By Karen Lozano
Just as the race she directs has grown and evolved into a precious classic, so too has ShadowChase Running Club’s Barbara Miller.
“I am really proud of the growth of the Modesto Memorial Classic,” said the race director of the May ShadowChase-sponsored event. “We had 650-plus runners and walkers this year!
“I am very passionate about the Classic. It actually is the oldest running/walking event in Modesto. It started sometime in the mid ‘80s,” she explained.
The name of the race has changed several times since, as has its location. Miller said she and longtime ShadowChase member Al Miller (no relation) were the original race directors. It was held in Tuolumne River Regional Park as part of The Modesto Ala Carte Festival. It moved downtown to become part of the Graffiti Run Festival, eventually moving back to the park and changing names. This year, the event’s start line was moved to Johansen High School.
Miller is probably most proud about The Vet Center becoming the race’s charity. That came about after a recommendation from local veteran Brandon Hunt, who had just returned from Iraq.
“I really enjoy working with these men and women,” she said. The center works with vets returning from active duty who are suffering with posttraumatic stress disorder.
“Our event provides the major share of funding for outside activities for The Vet Center. Those suffering from PTSD tend to isolate from others. We try to help their healing by encouraging them to get out and about in the community,” said Miller.
Though often confused, The Vet Center is not affiliated with The Stanislaus Veterans Center and The VA Clinic.
Perhaps Miller finds her empathy with vets because of the burdens life has handed her.
“My first husband, Len, died of a heart attack while golfing at The Oakdale Country Club. He was 57 years old,” she explained.
“Five years later, I formally met my second husband, Doug Braasch, at the Carlsbad 5K in 2000. Doug was a very good runner so we kind of knew each other through our running travels.” Miller explained that Braasch lived in Peoria, IL, but came to Modesto to visit her, and eventually stayed.
“For 10 years we enjoyed great times together traveling, competing in races all over the U.S., and even in Australia. A few days after we had competed in the Humbolt Half Marathon, Doug had a heart attack near the bridge going into Kewin Park (next to East La Loma Park). He died after he was taken off life support 10 days later.”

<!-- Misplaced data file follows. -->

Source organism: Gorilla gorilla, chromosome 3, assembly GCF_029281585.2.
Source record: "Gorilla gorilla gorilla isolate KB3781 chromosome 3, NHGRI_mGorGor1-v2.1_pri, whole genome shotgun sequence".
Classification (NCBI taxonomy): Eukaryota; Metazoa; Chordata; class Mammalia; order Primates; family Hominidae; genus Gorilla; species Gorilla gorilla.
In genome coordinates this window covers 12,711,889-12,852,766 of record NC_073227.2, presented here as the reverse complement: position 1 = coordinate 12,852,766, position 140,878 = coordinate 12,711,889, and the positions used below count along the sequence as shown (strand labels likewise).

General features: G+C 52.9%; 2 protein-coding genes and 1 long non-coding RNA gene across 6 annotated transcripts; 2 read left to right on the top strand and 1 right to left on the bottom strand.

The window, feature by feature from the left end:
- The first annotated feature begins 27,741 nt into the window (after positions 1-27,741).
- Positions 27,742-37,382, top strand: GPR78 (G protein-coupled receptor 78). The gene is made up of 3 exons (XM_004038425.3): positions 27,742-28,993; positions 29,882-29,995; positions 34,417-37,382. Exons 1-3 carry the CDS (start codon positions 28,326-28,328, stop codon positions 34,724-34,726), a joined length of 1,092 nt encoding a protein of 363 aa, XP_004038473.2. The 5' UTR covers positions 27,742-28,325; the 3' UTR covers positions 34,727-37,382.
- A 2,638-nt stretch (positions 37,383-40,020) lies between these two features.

Newer club members may not realize that the rock bearing Braasch’s name near the playground in East La Loma Park came from Peoria. ShadowChasers Heidi Ryan and Mike Araiza along with Miller picked it up and drove it to its current home.
“Modesto Parks and Recreation installed it for us,” Miller explained. “ShadowChase Running Club and The Illinois Valley Striders funded it. The monument rests not far from where Braasch and Miller shared their home near the park.
“I will always be grateful to our ShadowChase members, The Illinois Valley Striders Modesto Parks and Recreation for their kindness and caring during these hard times,” she says.
Miller did not start running until she was in her 40s, and since she is reluctant to talk about her past successes, some may be surprised to discover just how accomplished she has been.
“I joined ShadowChase sometime around 1983 or 1984 shortly after I started running,” she said. “I have always been active in sports. … My son and I biked long distance cross country and on camping rides. Then he moved away to go to college so I was looking for something new to do. Running became my new sport. I soon became very competitive in it.”
A very versatile runner, Miller has age group records in the 5K, 8K, 10K, 12K, 10-Mile, and 20K, as well as the half and full marathons.
“I believe most have been broken,” she says modestly. “I still hold the course record (60-69) for the Boston Marathon.” Yes, THE Boston Marathon. “My time was 3:11:57. The great part about Boston was it felt so easy. That was really my day. I broke the old record by over 10 minutes!”
In addition, Miller said she has received the national USATF “Outstanding Athlete Award” for her age group 10 times. She was named Women’s Master Runner of the Year for Runners World magazine in 2000, she is in the USATF Masters Hall of Fame, as well as the Pacific Association of USA Track and Field Hall of Fame.
“I have numerous awards, both national and local, which become even sweeter to remember as I get older, but I will stop here,” she says. ShadowChasers will probably remember she received the club’s most prestigious honor, the Charlie Johnson Lifetime Achievement award, in 2016, as well as Most Inspirational Runner twice, and Female Runner of the Year in 2008.
After a major injury, Miller says she competes at shorter distances “now and then, but not in the old competitive way. I know how much training it takes to get to a high level. I am just enjoying running with my friends at this time.”
Some of that extra time on her hands most definitely goes into her volunteer work.
“I am also very proud to be a part of The Spirit of Giving 5K. Mike Araiza and I are the founders of it. It has become a colorful, fun, must-do holiday run,” she said. “It benefits The Gospel Mission and City of Modesto Sports and Art programs for low income children and adults.”
Miller says that volunteering is just something she should do to help our community.
“It is a good feeling to know I am making a difference. I volunteer as often as I can for ShadowChase functions. I generally do whatever is asked to help out.”
She adds, “I am really proud of our ShadowChase Running Club. We are very supportive of everyone’s accomplishments; such a great group of people!”